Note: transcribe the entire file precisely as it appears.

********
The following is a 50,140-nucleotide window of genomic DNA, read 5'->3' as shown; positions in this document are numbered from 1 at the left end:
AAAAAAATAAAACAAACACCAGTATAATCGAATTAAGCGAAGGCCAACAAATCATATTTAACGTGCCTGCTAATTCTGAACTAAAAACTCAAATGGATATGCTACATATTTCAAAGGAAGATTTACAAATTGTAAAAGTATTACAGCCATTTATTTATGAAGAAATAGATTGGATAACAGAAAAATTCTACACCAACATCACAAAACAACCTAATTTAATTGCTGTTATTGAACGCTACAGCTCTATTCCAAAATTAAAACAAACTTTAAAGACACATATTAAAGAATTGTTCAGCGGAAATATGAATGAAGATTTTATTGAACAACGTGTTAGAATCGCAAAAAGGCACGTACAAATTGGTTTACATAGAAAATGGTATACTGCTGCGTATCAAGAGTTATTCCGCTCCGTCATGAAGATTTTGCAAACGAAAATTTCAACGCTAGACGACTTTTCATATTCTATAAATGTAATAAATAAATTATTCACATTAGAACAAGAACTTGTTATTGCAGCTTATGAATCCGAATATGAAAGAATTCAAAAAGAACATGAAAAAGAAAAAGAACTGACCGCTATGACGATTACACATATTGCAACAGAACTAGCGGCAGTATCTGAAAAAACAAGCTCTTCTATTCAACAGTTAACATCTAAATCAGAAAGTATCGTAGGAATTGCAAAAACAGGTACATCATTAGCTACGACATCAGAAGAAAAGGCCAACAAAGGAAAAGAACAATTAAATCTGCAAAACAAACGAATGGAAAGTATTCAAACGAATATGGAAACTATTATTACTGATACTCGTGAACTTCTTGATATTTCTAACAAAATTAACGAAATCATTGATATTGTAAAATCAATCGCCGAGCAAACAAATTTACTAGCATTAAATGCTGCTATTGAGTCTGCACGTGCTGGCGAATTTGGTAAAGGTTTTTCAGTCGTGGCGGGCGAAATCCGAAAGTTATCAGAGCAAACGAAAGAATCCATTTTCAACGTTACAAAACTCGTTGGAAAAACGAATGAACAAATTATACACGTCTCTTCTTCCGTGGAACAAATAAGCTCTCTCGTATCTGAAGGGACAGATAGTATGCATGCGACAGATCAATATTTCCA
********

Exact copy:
The following is a 50,140-nucleotide window of genomic DNA, read 5'->3' as shown; positions in this document are numbered from 1 at the left end:
AAAAAAATAAAACAAACACCAGTATAATCGAATTAAGCGAAGGCCAACAAATCATATTTAACGTGCCTGCTAATTCTGAACTAAAAACTCAAATGGATATGCTACATATTTCAAAGGAAGATTTACAAATTGTAAAAGTATTACAGCCATTTATTTATGAAGAAATAGATTGGATAACAGAAAAATTCTACACCAACATCACAAAACAACCTAATTTAATTGCTGTTATTGAACGCTACAGCTCTATTCCAAAATTAAAACAAACTTTAAAGACACATATTAAAGAATTGTTCAGCGGAAATATGAATGAAGATTTTATTGAACAACGTGTTAGAATCGCAAAAAGGCACGTACAAATTGGTTTACATAGAAAATGGTATACTGCTGCGTATCAAGAGTTATTCCGCTCCGTCATGAAGATTTTGCAAACGAAAATTTCAACGCTAGACGACTTTTCATATTCTATAAATGTAATAAATAAATTATTCACATTAGAACAAGAACTTGTTATTGCAGCTTATGAATCCGAATATGAAAGAATTCAAAAAGAACATGAAAAAGAAAAAGAACTGACCGCTATGACGATTACACATATTGCAACAGAACTAGCGGCAGTATCTGAAAAAACAAGCTCTTCTATTCAACAGTTAACATCTAAATCAGAAAGTATCGTAGGAATTGCAAAAACAGGTACATCATTAGCTACGACATCAGAAGAAAAGGCCAACAAAGGAAAAGAACAATTAAATCTGCAAAACAAACGAATGGAAAGTATTCAAACGAATATGGAAACTATTATTACTGATACTCGTGAACTTCTTGATATTTCTAACAAAATTAACGAAATCATTGATATTGTAAAATCAATCGCCGAGCAAACAAATTTACTAGCATTAAATGCTGCTATTGAGTCTGCACGTGCTGGCGAATTTGGTAAAGGTTTTTCAGTCGTGGCGGGCGAAATCCGAAAGTTATCAGAGCAAACGAAAGAATCCATTTTCAACGTTACAAAACTCGTTGGAAAAACGAATGAACAAATTATACACGTCTCTTCTTCCGTGGAACAAATAAGCTCTCTCGTATCTGAAGGGACAGATAGTATGCATGCGACAGATCAATATTTCCA